More fascinating factoids on the economics of school lunch: You might be wondering just how much San Diego Unified actually gets paid for these lunches, since the school district is hoping that serving more lunches will bring in more government revenue.
Here’s how it works: Kids actually pay different amounts for the cafeteria lunch. Food Services Director Gary Petill said that those from the poorest families pay nothing and the federal government gives the school district $2.59 to cover their bill. Those whose families can afford the lunch pay $2.25 and the government ponies up another 29 cents to cover most of the remaining cost, Petill said. (Students punch a number into a keypad so that nobody can tell who is paying for lunch and who eats for free.)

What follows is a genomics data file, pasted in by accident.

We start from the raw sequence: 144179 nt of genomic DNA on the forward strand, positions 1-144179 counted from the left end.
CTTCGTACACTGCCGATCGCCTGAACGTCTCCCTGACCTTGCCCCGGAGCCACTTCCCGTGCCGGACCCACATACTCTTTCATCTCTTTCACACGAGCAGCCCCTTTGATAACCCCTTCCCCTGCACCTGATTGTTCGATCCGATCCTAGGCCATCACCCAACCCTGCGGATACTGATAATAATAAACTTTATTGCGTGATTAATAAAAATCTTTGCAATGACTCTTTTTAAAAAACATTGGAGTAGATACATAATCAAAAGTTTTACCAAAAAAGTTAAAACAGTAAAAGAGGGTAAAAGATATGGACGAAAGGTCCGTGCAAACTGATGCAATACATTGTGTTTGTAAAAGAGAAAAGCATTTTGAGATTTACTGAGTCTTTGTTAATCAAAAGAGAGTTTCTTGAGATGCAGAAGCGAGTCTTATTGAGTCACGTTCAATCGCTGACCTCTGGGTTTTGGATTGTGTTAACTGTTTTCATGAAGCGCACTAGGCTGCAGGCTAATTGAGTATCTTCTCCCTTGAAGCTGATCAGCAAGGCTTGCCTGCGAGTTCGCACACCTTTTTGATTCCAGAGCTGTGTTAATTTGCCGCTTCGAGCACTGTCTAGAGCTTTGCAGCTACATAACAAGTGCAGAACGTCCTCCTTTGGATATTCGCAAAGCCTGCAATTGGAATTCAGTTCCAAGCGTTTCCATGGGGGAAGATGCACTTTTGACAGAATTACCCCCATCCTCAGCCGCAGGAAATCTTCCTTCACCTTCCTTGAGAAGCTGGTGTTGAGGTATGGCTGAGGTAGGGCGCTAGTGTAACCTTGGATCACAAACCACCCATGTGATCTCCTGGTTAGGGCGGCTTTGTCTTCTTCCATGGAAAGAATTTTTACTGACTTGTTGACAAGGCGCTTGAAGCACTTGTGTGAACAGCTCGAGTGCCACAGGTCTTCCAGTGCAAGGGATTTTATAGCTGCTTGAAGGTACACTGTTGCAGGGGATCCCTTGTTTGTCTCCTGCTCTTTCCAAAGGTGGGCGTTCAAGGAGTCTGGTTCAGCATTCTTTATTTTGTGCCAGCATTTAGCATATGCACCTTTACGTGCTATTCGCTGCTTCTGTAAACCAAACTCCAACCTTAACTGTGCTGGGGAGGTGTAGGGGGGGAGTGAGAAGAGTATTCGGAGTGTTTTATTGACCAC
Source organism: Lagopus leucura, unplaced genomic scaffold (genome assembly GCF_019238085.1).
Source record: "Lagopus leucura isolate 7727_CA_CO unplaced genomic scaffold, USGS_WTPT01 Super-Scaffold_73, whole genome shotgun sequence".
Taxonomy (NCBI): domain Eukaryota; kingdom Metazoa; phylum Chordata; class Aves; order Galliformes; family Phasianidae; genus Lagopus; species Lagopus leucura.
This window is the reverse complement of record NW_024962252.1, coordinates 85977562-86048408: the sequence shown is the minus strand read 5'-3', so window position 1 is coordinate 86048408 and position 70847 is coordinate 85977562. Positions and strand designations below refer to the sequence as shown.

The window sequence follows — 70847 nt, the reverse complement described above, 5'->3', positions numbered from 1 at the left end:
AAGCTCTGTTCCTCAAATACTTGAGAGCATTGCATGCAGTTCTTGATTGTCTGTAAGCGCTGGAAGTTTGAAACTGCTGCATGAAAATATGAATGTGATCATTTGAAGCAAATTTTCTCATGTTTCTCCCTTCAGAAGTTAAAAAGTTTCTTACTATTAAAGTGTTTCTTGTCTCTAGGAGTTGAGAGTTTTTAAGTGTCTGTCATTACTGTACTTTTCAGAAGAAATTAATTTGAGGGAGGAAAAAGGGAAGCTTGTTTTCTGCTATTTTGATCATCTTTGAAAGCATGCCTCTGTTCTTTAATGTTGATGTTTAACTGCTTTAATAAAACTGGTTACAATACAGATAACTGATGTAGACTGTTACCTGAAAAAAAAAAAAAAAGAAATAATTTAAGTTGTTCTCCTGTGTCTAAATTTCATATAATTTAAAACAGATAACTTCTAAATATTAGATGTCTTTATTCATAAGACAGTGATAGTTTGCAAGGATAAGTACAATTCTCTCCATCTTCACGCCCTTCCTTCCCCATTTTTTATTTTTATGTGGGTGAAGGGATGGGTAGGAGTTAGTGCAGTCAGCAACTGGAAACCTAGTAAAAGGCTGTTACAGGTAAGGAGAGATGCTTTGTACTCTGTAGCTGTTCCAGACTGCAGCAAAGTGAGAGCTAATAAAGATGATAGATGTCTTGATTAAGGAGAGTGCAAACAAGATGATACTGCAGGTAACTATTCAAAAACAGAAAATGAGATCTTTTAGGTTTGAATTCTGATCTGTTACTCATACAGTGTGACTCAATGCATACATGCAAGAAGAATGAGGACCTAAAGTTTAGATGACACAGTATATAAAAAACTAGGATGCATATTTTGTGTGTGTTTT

But if a student buys a few similar things a la carte — say a burrito and a sports drink but no vegetables or milk — the school only gets the couple of dollars or so that it costs the student and no extra government money because the meal does not meet government nutritional standards for calcium, iron and other nutrients. Those missing cents add up.
I asked consultant Phil Stover if schools could just raise prices on a la carte items. He said prices were raised recently so schools are reluctant to hike them again.
And what do they have to spend to make that meal?
Petill estimates that food costs about 36 percent of the meal price and salaries and benefits for food service employees cost about 55 percent. The remaining 9 percent covers electricity, paper products, dishwashing and other necessities — and many of those costs have risen annually.